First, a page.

Editorial – One more time: Squeezing in spots is wrong

Oct 28, 2002  •  Post A Comment

They just never learn. Less than a year after a CBS-owned station in Pittsburgh sparked a big brouhaha by using the so-called Time Machine to compress programming and add local spots, another station, Meredith-owned NBC affiliate WSMV-TV in Nashville, is under investigation in yet another time-tinkering case.
In a similar scenario to the fall 2001 to-do, WSMV got caught relatively easily after it apparently used the machine to speed up network programming. A journalist watching “The West Wing” while on the phone with a relative who was watching the same show in another city happened to notice that the broadcast was progressing at different speeds in the two cities. Subsequent sniffing around by the journalist, Jeremy Heidt, business editor for the Nashville City Paper, turned up evidence that indicates, not surprisingly, the station has also squeezed extra spots into other prime-time NBC shows. NBC launched an investigation into WSMV as soon as it got wind of the incident.
The usual motivation for stations to squeeze broadcasts is to create time for additional local commercials-and thereby pump up profit margins-by compressing network programming or commercials. That stations think they can get away with it defies logic. That they continue to do it-and continue to get caught-is a testament to the blinding power of greed.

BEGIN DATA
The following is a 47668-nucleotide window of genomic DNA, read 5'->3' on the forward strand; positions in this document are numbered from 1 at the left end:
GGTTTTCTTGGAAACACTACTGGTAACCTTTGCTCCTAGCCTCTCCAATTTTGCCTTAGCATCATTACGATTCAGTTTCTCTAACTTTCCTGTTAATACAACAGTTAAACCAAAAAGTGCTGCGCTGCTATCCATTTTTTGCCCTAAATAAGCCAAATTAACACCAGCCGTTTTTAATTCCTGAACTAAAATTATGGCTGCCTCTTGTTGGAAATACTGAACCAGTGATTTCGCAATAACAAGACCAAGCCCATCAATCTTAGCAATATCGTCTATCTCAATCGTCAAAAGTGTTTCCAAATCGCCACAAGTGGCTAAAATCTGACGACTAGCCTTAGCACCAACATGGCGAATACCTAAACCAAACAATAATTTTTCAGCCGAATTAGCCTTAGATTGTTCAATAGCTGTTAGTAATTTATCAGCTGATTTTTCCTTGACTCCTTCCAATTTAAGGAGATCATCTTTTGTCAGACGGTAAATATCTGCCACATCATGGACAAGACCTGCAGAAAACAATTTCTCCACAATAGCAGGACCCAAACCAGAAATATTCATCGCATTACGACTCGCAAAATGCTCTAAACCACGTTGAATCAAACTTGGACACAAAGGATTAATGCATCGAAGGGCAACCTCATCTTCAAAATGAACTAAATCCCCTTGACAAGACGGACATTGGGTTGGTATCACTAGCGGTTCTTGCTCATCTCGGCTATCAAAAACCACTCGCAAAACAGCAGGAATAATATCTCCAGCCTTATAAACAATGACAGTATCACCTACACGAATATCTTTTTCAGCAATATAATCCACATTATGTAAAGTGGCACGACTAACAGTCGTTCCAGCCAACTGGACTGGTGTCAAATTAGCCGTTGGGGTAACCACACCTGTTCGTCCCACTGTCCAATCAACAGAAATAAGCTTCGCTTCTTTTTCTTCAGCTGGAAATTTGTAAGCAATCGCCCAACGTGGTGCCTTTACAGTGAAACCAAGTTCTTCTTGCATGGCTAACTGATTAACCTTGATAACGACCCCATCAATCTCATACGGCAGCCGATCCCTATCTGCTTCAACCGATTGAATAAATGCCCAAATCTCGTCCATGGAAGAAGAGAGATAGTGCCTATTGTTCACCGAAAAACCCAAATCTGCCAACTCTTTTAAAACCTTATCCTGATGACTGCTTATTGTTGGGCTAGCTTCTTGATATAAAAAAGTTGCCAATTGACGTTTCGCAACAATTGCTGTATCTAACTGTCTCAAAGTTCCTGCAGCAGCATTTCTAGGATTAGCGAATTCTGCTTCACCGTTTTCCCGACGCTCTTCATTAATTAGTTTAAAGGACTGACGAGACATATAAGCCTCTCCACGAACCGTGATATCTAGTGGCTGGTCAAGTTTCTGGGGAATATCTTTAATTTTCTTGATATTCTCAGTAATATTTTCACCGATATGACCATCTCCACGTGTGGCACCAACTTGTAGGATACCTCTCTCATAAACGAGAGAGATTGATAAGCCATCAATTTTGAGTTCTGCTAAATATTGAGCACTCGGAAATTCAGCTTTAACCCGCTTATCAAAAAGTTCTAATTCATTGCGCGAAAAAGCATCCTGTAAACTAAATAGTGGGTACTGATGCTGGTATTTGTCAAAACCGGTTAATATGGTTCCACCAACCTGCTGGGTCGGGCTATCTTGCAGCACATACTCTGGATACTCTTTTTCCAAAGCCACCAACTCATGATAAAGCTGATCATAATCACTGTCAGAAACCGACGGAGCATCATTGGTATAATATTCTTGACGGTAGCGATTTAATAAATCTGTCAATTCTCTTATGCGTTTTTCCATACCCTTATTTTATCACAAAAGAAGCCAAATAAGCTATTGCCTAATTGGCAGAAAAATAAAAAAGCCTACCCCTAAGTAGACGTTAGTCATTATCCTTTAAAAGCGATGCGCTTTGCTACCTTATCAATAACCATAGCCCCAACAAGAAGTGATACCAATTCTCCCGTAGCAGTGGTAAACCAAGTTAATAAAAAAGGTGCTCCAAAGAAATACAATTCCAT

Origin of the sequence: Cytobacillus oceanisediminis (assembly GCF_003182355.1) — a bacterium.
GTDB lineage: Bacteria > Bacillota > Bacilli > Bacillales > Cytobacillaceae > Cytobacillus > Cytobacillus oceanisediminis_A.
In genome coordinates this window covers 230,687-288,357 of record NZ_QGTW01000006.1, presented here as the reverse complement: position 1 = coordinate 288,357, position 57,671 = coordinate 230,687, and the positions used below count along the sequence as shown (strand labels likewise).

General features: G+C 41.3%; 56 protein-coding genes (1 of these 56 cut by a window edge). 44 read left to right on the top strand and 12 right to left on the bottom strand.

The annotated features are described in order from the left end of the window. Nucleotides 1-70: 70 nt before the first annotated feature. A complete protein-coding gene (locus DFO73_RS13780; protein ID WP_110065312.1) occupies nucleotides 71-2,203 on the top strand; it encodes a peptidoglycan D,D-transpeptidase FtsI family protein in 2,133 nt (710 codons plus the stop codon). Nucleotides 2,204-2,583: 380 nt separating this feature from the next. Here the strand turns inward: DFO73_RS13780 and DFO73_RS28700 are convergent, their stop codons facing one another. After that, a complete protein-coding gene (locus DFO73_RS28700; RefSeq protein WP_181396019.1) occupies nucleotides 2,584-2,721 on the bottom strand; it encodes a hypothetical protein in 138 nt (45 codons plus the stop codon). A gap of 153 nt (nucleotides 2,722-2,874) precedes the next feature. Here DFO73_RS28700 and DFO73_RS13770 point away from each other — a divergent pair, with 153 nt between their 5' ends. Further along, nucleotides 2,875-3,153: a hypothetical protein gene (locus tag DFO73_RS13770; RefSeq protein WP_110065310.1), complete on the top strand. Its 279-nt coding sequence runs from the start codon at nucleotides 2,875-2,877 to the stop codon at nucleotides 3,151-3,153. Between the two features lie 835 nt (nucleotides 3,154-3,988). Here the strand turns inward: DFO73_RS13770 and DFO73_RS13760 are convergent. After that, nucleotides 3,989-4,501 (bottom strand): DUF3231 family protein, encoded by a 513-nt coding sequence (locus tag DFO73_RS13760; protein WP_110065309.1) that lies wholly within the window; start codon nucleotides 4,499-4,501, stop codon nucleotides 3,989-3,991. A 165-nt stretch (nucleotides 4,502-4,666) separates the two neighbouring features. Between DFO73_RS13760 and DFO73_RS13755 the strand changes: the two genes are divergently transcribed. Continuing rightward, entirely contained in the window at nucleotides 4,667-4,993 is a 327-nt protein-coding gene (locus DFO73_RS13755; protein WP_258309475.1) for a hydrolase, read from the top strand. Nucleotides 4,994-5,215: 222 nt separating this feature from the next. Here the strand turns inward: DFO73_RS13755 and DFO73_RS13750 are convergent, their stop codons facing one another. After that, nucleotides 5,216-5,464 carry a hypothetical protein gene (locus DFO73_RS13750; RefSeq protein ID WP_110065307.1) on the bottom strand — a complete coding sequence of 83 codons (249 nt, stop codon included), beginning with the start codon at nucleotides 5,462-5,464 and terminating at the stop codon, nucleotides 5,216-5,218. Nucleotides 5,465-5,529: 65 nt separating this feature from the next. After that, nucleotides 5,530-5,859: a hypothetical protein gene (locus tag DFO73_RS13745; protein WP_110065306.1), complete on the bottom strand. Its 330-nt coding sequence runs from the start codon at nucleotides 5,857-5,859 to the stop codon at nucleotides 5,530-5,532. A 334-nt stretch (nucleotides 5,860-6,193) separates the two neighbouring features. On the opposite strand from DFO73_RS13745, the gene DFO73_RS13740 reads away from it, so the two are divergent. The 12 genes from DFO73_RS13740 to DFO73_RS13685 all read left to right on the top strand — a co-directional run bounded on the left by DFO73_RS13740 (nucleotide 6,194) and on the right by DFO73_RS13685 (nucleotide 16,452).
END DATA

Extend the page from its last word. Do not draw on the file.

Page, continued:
Do the decision makers at these stations really think no one will notice? Apparently, they do. “I don’t think people care if the signal comes in perfect,” said Kevin O’Brien, president of broadcasting at Meredith, responding to the NBC investigation. Mr. O’Brien’s follow-up quote is even more telling, exposing the same callousness and the “above the law” mentality that have recently helped erode public confidence in an American business community wracked by high-profile corporate scandals: “People are buying us to a greater degree than they have in the past,” Mr. O’Brien said. “The other stations should have our profit margins.”
In other words, toying with time is just another example of greed trumping fair play, public interest and common sense. Never mind that it’s bound to backfire, as it did a year ago for the CBS stations. Never mind that cheating time really means cheating programmers, advertisers and viewers, that it exacerbates the already troublesome problem of clutter, that it violates the network-affiliate agreement, that it undermines the very credibility of television.
We understand that the business climate in the industry is tough right now, with pressure mounting to dredge up profits wherever they can be found. But squeezing time is not the way to go about it. NBC has done the right thing by launching an investigation into WSMV. We hope the network recognizes the importance of this case and takes its responsibility seriously, including de aling harshly with WSMV if it is found to be guilty of altering network programming.